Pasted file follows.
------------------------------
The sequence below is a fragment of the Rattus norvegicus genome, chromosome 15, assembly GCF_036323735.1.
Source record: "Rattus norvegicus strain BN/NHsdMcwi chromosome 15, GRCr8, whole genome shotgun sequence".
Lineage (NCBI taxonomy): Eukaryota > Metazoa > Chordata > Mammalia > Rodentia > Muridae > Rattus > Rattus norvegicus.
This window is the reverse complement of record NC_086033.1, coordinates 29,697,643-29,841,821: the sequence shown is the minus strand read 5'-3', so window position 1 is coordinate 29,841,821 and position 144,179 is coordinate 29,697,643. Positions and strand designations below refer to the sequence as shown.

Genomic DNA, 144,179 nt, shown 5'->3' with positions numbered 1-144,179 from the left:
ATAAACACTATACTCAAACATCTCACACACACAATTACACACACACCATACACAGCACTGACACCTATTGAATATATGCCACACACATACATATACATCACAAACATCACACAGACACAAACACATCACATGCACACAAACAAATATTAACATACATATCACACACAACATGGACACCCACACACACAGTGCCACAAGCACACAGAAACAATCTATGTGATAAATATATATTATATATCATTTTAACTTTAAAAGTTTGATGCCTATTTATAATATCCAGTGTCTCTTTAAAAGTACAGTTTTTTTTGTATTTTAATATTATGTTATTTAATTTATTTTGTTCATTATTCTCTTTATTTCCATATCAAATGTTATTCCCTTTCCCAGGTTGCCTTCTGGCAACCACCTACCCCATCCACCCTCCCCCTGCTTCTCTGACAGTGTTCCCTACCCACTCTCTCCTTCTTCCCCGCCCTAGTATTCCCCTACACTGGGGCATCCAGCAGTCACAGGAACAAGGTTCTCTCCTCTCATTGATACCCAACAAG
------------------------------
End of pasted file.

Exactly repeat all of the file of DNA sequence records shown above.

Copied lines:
The sequence below is a fragment of the Rattus norvegicus genome, chromosome 15, assembly GCF_036323735.1.
Source record: "Rattus norvegicus strain BN/NHsdMcwi chromosome 15, GRCr8, whole genome shotgun sequence".
Lineage (NCBI taxonomy): Eukaryota > Metazoa > Chordata > Mammalia > Rodentia > Muridae > Rattus > Rattus norvegicus.
This window is the reverse complement of record NC_086033.1, coordinates 29,697,643-29,841,821: the sequence shown is the minus strand read 5'-3', so window position 1 is coordinate 29,841,821 and position 144,179 is coordinate 29,697,643. Positions and strand designations below refer to the sequence as shown.

Genomic DNA, 144,179 nt, shown 5'->3' with positions numbered 1-144,179 from the left:
ATAAACACTATACTCAAACATCTCACACACACAATTACACACACACCATACACAGCACTGACACCTATTGAATATATGCCACACACATACATATACATCACAAACATCACACAGACACAAACACATCACATGCACACAAACAAATATTAACATACATATCACACACAACATGGACACCCACACACACAGTGCCACAAGCACACAGAAACAATCTATGTGATAAATATATATTATATATCATTTTAACTTTAAAAGTTTGATGCCTATTTATAATATCCAGTGTCTCTTTAAAAGTACAGTTTTTTTTGTATTTTAATATTATGTTATTTAATTTATTTTGTTCATTATTCTCTTTATTTCCATATCAAATGTTATTCCCTTTCCCAGGTTGCCTTCTGGCAACCACCTACCCCATCCACCCTCCCCCTGCTTCTCTGACAGTGTTCCCTACCCACTCTCTCCTTCTTCCCCGCCCTAGTATTCCCCTACACTGGGGCATCCAGCAGTCACAGGAACAAGGTTCTCTCCTCTCATTGATACCCAACAAG